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California Legislature

It's a wrap for the California Legislature for 2017. Here's what lawmakers accomplished

Assembly members work on the final bills of the year on Friday. (David Butow / For The Times)
Assembly members work on the final bills of the year on Friday. (David Butow / For The Times)

California lawmakers wrapped up their work for the year early Saturday morning, with sweeping new legislation to address issues from illegal immigration to the state's housing crunch — with hundreds of bills being debated and decided in the final 48 hours.

Leaders of the state Senate and Assembly praised the work of the Legislature in remarks after the final gavels fell in both houses.

"I think this has been an historic year for all of our accomplishments," said Senate President Pro Tem Kevin de León (D-Los Angeles) just after 2 a.m. Saturday. "We put our values into action."

This was the first year of the Legislature's two-year session. Lawmakers now return to their home districts and aren't scheduled to return to Sacramento until January.

Two of the year's most talked-about efforts both happened in the closing 48 hours of the legislative session.

Lawmakers gave final approval to a bill curtailing communication between local law enforcement officers and federal immigrations officials, often dubbed the "sanctuary state" measure, SB 54. And they approved a package of bills aimed at addressing California's growing affordable housing crisis, including funds generated by a new real estate transaction fee and a $4-billion bond that voters must approve next year.

The year also saw the Legislature approve a number of other notable new laws:

Several closely watched proposals passed in the Legislature's final hours of work are now headed to Brown's desk, though it's unclear whether he will sign them into law.

They include a number of efforts to push back against the policies of President Trump's administration — from guidelines on campus sexual assault enshrined in federal law by former President Obama to bills designed to allow California to step in and embrace environmental and land-use policies that Democrats fear could be discarded by Republicans in Washington.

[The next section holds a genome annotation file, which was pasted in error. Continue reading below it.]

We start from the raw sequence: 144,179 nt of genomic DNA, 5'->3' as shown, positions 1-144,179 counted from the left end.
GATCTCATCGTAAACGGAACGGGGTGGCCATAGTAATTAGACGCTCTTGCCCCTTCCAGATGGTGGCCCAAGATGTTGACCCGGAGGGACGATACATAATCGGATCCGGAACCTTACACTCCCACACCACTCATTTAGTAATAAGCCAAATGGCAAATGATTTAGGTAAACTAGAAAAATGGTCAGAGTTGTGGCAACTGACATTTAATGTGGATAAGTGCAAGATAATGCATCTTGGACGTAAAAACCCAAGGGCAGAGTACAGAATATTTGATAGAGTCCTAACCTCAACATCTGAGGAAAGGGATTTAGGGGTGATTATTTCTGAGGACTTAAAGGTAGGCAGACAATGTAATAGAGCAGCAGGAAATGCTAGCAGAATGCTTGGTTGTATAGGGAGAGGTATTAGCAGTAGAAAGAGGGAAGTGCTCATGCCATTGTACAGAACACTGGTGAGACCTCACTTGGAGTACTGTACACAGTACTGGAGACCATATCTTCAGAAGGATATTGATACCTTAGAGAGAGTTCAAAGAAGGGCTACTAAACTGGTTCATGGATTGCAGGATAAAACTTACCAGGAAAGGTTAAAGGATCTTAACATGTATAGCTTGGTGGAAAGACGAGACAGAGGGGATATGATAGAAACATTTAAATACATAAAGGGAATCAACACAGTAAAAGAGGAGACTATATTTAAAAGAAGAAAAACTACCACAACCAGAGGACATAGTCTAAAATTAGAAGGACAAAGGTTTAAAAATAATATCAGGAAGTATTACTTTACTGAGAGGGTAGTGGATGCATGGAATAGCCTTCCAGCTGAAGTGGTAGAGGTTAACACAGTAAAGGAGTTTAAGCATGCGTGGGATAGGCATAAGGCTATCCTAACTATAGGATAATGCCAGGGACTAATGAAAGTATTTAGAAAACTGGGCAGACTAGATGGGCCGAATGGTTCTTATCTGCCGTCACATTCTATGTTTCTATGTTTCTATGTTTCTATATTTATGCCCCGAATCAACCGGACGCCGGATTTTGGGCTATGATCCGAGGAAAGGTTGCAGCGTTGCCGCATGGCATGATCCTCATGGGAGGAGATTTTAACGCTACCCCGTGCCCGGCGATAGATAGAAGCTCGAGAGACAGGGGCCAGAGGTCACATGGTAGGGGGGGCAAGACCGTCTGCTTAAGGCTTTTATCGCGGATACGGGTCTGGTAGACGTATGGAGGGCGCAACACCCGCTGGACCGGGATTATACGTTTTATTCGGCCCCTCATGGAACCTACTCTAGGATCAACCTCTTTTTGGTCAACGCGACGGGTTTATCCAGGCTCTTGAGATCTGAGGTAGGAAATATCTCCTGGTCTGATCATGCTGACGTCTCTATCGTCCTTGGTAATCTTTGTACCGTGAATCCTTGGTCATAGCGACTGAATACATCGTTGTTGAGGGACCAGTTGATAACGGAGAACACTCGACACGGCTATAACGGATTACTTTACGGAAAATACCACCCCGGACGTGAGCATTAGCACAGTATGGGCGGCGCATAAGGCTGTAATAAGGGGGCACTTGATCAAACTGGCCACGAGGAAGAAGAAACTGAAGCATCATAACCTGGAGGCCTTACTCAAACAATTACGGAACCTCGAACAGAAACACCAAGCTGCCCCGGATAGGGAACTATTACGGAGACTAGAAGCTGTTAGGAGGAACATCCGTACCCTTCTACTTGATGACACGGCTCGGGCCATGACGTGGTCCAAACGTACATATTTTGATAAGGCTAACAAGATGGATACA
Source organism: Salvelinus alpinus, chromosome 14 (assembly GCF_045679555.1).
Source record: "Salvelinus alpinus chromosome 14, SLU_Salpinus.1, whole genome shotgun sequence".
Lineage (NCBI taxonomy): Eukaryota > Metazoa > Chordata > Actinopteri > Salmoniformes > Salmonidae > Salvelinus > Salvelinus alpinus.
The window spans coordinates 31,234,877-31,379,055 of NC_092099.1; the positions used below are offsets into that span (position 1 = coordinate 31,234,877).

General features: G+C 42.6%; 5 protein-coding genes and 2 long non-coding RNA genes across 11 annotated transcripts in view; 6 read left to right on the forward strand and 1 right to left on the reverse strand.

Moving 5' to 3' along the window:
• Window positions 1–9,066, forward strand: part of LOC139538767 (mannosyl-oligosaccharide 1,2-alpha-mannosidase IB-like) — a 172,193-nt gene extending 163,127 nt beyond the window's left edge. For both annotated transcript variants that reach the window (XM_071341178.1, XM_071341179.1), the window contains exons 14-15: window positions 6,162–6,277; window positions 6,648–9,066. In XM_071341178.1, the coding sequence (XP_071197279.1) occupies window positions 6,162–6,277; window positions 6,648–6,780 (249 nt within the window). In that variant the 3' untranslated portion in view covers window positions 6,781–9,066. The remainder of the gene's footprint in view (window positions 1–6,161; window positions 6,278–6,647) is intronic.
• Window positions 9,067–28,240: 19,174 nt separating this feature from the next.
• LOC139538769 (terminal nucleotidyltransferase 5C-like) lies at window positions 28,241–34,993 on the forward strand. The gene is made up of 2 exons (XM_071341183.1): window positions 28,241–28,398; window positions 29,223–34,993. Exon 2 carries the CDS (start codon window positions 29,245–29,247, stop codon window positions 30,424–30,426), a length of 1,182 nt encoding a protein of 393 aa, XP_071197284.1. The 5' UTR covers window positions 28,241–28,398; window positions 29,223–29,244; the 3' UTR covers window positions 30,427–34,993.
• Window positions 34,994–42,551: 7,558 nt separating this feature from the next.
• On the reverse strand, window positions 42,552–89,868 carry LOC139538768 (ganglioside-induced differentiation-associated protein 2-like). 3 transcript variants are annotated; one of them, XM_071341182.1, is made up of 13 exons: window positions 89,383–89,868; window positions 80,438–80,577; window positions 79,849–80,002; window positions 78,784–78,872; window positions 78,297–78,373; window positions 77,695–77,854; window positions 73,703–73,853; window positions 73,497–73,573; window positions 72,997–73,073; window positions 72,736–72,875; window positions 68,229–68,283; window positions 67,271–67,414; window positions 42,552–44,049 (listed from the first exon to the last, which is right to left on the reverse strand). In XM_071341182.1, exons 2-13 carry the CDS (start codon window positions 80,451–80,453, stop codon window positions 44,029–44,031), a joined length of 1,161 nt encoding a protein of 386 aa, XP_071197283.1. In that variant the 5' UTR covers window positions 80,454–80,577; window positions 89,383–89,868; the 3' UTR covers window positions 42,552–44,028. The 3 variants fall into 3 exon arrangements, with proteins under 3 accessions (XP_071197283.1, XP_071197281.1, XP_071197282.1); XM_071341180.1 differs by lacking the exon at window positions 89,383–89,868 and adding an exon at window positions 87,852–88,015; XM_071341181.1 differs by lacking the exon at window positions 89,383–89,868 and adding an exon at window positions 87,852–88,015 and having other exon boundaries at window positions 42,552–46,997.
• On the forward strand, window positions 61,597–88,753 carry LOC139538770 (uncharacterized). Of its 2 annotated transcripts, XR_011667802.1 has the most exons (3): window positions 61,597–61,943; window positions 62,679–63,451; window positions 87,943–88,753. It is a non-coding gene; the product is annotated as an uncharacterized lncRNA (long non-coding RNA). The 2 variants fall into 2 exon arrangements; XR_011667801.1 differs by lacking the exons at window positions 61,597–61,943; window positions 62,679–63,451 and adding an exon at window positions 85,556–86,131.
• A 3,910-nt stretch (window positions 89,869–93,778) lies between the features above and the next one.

"We're wrapping up what may be the most progressive legislative session in memory," Assembly Speaker Anthony Rendon (D-Paramount) said in his closing floor remarks early Saturday morning.

Lawmakers ultimately rejected a number of other closely watched proposals, from a hotly debated effort to push back school start times for high schoolers to new rules regarding the release of police body camera video to the public.

The final day of the legislative calendar for 2017 crept beyond the traditional midnight deadline and included a small bit of controversy in the Senate. There, Republicans claimed that Democrats had failed to follow the proper procedure to continue beyond midnight — a charge that stalled the proceedings for more than half an hour. Democrats later said the rules allowed debate on the final bills to continue.

Brown now has until Oct. 15 to sign or veto bills sent to his desk. While he rarely endorses bills during their debate in the Legislature, the governor has historically signed most of the bills sent to him by lawmakers.

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